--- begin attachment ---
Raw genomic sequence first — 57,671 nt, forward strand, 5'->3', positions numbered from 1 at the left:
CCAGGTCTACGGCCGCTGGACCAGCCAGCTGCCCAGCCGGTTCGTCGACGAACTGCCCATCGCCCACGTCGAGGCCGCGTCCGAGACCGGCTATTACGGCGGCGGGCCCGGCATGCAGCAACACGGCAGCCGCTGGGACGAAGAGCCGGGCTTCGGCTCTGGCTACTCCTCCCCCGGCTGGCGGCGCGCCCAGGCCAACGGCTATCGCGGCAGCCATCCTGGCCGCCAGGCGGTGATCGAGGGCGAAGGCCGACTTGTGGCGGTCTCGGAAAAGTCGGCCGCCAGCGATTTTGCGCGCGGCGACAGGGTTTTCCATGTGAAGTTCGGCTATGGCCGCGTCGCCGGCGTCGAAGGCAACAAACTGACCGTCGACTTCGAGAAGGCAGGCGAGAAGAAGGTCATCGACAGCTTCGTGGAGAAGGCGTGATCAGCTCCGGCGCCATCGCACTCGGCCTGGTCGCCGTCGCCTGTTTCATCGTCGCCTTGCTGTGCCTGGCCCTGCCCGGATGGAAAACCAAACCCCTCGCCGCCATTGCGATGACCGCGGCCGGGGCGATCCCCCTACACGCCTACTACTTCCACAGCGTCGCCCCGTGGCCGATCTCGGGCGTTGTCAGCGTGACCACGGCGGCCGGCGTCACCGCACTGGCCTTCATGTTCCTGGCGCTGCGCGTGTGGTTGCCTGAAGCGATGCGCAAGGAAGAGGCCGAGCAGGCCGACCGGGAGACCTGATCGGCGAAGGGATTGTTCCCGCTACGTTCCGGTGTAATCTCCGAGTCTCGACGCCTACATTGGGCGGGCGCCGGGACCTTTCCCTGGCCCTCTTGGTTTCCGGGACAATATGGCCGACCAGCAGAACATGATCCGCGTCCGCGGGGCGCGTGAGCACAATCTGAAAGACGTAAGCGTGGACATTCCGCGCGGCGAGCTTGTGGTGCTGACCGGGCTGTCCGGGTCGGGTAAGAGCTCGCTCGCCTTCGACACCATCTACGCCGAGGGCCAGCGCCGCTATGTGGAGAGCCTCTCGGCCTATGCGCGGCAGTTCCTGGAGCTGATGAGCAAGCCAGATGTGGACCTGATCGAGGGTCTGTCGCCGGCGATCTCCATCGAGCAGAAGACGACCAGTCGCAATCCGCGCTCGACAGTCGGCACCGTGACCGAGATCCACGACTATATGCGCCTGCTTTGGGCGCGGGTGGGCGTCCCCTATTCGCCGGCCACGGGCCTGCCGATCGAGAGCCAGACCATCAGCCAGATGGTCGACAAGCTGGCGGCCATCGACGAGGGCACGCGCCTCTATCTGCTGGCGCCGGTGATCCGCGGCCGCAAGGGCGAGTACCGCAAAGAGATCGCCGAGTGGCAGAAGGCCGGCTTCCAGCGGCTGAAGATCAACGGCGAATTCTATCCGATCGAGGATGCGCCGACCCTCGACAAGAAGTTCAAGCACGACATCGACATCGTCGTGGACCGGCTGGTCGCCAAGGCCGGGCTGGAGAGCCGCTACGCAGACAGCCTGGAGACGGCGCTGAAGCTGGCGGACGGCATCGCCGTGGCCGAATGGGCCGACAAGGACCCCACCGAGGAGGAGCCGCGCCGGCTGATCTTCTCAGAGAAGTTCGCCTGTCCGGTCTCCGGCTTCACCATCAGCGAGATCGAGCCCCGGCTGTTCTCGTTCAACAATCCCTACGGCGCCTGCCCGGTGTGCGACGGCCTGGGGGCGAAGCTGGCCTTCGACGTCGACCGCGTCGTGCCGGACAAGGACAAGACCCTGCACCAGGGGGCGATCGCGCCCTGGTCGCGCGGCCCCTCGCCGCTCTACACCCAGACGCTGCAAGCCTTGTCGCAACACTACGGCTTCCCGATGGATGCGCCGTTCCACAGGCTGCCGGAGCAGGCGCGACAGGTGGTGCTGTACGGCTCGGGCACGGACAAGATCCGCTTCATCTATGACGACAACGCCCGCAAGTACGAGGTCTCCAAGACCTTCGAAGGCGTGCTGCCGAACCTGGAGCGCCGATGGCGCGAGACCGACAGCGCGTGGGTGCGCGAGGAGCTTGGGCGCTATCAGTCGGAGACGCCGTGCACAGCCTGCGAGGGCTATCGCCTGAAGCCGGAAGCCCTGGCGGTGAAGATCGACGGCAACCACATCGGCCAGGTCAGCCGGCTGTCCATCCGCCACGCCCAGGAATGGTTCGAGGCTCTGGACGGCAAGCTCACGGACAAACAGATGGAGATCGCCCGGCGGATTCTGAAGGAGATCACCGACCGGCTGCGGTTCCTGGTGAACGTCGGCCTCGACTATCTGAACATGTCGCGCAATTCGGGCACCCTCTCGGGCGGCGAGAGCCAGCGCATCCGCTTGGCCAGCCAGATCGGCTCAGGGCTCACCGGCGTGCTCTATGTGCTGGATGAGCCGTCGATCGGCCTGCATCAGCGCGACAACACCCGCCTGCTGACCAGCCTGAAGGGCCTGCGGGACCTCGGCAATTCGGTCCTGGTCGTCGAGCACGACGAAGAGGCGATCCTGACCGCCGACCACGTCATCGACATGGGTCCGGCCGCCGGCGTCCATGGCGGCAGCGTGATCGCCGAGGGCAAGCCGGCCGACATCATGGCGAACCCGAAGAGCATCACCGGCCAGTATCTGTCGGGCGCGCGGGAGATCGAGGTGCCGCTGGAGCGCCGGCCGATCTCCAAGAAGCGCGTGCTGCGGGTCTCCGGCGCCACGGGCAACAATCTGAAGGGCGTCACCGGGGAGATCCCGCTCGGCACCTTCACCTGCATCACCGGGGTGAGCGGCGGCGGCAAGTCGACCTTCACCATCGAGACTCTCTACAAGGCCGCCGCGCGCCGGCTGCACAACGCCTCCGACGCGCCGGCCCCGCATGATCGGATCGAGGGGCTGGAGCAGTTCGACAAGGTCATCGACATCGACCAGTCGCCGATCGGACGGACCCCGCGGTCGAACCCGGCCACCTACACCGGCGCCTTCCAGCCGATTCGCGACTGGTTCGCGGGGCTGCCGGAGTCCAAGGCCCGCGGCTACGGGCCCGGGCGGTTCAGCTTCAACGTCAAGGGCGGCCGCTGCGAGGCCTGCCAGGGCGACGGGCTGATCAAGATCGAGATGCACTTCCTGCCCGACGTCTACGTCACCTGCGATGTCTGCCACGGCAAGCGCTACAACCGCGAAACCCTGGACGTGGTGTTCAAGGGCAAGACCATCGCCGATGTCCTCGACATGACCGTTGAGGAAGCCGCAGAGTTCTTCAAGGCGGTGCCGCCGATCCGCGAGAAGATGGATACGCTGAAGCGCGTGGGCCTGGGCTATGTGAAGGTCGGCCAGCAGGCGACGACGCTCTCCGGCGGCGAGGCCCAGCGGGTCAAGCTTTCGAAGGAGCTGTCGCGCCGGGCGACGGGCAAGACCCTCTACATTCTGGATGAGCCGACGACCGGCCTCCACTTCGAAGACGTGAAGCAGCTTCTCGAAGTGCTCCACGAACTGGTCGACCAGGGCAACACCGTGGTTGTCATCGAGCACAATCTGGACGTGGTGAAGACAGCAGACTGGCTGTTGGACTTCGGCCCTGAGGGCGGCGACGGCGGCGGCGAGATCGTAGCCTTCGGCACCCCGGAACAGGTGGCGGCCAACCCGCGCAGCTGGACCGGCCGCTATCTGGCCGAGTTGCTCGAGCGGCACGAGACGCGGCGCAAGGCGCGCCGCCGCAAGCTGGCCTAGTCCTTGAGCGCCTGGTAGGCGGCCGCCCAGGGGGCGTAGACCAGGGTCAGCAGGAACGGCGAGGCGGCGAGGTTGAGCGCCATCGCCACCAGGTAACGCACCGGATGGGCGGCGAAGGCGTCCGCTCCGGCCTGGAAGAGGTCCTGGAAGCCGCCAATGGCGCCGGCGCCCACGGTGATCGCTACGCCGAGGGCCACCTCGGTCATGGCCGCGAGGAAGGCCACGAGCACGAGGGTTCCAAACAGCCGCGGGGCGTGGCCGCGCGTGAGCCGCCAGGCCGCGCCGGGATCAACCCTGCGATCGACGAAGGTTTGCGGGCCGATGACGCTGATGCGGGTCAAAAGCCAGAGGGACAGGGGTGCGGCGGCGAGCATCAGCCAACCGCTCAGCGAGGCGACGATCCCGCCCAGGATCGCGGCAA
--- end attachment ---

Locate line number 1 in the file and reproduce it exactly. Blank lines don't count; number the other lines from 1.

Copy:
Raw genomic sequence first — 57,671 nt, forward strand, 5'->3', positions numbered from 1 at the left: